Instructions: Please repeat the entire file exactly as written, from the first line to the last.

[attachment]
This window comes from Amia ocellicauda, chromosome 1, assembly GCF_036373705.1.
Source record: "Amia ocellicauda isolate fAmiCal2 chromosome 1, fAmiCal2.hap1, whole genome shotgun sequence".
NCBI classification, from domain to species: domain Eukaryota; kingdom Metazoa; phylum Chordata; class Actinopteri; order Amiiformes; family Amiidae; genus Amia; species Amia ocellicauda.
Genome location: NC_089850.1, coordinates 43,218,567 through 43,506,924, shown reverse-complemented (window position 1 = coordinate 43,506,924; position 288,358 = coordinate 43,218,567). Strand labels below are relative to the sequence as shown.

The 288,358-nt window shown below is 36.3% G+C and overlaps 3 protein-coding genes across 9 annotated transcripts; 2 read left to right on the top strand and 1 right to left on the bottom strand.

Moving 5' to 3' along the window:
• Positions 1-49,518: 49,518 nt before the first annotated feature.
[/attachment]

This window comes from Amia ocellicauda, chromosome 1, assembly GCF_036373705.1.
Source record: "Amia ocellicauda isolate fAmiCal2 chromosome 1, fAmiCal2.hap1, whole genome shotgun sequence".
NCBI classification, from domain to species: domain Eukaryota; kingdom Metazoa; phylum Chordata; class Actinopteri; order Amiiformes; family Amiidae; genus Amia; species Amia ocellicauda.
Genome location: NC_089850.1, coordinates 43,218,567 through 43,506,924, shown reverse-complemented (window position 1 = coordinate 43,506,924; position 288,358 = coordinate 43,218,567). Strand labels below are relative to the sequence as shown.

The 288,358-nt window shown below is 36.3% G+C and overlaps 3 protein-coding genes across 9 annotated transcripts; 2 read left to right on the top strand and 1 right to left on the bottom strand.

Moving 5' to 3' along the window:
• Positions 1-49,518: 49,518 nt before the first annotated feature.